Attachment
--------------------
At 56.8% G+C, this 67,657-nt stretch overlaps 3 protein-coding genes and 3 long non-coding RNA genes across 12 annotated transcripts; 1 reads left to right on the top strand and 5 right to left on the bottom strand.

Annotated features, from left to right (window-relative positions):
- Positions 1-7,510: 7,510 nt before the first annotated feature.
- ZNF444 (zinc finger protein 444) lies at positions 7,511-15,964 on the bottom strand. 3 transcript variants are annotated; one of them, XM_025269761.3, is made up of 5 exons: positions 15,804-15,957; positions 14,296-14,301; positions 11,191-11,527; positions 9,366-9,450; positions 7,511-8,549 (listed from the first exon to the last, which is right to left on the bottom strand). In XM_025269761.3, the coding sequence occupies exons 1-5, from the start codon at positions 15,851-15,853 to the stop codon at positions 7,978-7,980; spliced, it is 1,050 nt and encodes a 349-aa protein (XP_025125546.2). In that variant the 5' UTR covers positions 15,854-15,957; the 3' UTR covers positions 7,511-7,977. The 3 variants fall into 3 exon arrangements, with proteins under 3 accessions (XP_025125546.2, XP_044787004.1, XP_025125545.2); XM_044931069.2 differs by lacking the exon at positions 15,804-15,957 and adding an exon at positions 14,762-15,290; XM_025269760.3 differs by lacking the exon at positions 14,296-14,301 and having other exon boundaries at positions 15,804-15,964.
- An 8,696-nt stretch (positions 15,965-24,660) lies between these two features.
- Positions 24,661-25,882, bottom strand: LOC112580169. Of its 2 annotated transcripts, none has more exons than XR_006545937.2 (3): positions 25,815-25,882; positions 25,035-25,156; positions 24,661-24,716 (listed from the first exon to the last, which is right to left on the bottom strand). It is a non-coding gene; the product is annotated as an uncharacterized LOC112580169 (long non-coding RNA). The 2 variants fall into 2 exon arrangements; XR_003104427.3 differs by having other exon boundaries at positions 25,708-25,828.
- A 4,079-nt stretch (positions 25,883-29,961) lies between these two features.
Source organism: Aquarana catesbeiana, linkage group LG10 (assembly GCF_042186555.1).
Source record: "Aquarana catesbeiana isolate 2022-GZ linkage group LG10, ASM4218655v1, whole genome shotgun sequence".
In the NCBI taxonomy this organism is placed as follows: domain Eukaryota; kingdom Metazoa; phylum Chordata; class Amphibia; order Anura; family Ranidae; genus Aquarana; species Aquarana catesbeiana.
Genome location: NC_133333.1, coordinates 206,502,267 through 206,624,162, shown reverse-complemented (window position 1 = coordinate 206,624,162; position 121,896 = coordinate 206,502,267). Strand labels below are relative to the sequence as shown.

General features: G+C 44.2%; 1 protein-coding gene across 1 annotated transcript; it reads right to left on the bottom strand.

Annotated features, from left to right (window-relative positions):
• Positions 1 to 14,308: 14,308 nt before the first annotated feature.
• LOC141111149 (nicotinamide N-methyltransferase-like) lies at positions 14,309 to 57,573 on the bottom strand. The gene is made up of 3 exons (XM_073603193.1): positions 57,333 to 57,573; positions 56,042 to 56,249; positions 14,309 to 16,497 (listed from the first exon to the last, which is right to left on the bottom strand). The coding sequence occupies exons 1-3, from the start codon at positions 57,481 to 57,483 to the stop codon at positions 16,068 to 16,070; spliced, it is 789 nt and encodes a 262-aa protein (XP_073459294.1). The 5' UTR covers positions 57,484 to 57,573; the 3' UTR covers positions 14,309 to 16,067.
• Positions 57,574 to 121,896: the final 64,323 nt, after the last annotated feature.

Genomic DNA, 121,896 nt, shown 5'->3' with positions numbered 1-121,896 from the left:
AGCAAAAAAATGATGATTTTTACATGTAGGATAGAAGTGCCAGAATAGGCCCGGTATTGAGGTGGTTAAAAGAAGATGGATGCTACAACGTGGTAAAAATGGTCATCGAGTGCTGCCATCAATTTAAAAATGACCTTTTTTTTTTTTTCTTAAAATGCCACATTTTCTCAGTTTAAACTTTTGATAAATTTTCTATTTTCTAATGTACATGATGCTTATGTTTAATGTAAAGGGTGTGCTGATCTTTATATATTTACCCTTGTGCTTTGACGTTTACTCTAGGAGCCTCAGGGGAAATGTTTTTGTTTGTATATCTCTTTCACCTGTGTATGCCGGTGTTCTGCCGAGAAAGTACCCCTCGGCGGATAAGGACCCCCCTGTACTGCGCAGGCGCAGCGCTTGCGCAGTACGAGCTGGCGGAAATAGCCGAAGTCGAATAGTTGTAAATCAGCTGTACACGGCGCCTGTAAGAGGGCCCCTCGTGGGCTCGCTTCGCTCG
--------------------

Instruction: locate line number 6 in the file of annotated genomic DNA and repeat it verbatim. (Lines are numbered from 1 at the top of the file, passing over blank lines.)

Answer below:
- Positions 24,661-25,882, bottom strand: LOC112580169. Of its 2 annotated transcripts, none has more exons than XR_006545937.2 (3): positions 25,815-25,882; positions 25,035-25,156; positions 24,661-24,716 (listed from the first exon to the last, which is right to left on the bottom strand). It is a non-coding gene; the product is annotated as an uncharacterized LOC112580169 (long non-coding RNA). The 2 variants fall into 2 exon arrangements; XR_003104427.3 differs by having other exon boundaries at positions 25,708-25,828.